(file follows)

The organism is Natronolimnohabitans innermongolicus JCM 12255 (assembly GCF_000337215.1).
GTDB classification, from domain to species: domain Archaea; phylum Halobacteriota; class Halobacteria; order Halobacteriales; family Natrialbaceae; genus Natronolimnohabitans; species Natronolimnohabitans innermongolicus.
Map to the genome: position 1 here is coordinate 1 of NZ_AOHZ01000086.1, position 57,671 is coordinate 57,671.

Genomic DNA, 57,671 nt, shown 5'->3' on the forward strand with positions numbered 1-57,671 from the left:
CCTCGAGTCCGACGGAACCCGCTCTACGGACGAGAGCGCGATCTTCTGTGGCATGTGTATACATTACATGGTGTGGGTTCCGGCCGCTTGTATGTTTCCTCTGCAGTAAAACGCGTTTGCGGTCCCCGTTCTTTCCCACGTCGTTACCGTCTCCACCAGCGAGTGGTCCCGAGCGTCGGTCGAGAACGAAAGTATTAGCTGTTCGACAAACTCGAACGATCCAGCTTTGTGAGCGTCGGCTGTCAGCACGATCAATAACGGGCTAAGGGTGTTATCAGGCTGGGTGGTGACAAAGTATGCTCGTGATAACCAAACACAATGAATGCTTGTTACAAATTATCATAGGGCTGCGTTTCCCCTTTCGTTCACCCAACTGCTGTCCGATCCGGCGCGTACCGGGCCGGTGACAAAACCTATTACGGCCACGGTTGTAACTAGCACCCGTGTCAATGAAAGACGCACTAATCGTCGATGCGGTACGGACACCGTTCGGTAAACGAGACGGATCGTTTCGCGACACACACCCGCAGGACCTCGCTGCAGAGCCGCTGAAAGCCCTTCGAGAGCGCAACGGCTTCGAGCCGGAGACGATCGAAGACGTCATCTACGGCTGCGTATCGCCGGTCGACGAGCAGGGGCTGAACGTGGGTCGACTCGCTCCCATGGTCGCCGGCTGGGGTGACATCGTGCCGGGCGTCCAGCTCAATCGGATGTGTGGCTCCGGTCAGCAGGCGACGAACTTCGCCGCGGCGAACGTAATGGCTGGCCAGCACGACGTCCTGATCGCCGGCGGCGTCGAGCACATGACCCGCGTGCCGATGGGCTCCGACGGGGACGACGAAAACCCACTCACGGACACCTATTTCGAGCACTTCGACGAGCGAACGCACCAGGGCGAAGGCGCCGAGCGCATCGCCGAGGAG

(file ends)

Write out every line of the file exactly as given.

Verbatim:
The organism is Natronolimnohabitans innermongolicus JCM 12255 (assembly GCF_000337215.1).
GTDB classification, from domain to species: domain Archaea; phylum Halobacteriota; class Halobacteria; order Halobacteriales; family Natrialbaceae; genus Natronolimnohabitans; species Natronolimnohabitans innermongolicus.
Map to the genome: position 1 here is coordinate 1 of NZ_AOHZ01000086.1, position 57,671 is coordinate 57,671.

Genomic DNA, 57,671 nt, shown 5'->3' on the forward strand with positions numbered 1-57,671 from the left:
CCTCGAGTCCGACGGAACCCGCTCTACGGACGAGAGCGCGATCTTCTGTGGCATGTGTATACATTACATGGTGTGGGTTCCGGCCGCTTGTATGTTTCCTCTGCAGTAAAACGCGTTTGCGGTCCCCGTTCTTTCCCACGTCGTTACCGTCTCCACCAGCGAGTGGTCCCGAGCGTCGGTCGAGAACGAAAGTATTAGCTGTTCGACAAACTCGAACGATCCAGCTTTGTGAGCGTCGGCTGTCAGCACGATCAATAACGGGCTAAGGGTGTTATCAGGCTGGGTGGTGACAAAGTATGCTCGTGATAACCAAACACAATGAATGCTTGTTACAAATTATCATAGGGCTGCGTTTCCCCTTTCGTTCACCCAACTGCTGTCCGATCCGGCGCGTACCGGGCCGGTGACAAAACCTATTACGGCCACGGTTGTAACTAGCACCCGTGTCAATGAAAGACGCACTAATCGTCGATGCGGTACGGACACCGTTCGGTAAACGAGACGGATCGTTTCGCGACACACACCCGCAGGACCTCGCTGCAGAGCCGCTGAAAGCCCTTCGAGAGCGCAACGGCTTCGAGCCGGAGACGATCGAAGACGTCATCTACGGCTGCGTATCGCCGGTCGACGAGCAGGGGCTGAACGTGGGTCGACTCGCTCCCATGGTCGCCGGCTGGGGTGACATCGTGCCGGGCGTCCAGCTCAATCGGATGTGTGGCTCCGGTCAGCAGGCGACGAACTTCGCCGCGGCGAACGTAATGGCTGGCCAGCACGACGTCCTGATCGCCGGCGGCGTCGAGCACATGACCCGCGTGCCGATGGGCTCCGACGGGGACGACGAAAACCCACTCACGGACACCTATTTCGAGCACTTCGACGAGCGAACGCACCAGGGCGAAGGCGCCGAGCGCATCGCCGAGGAG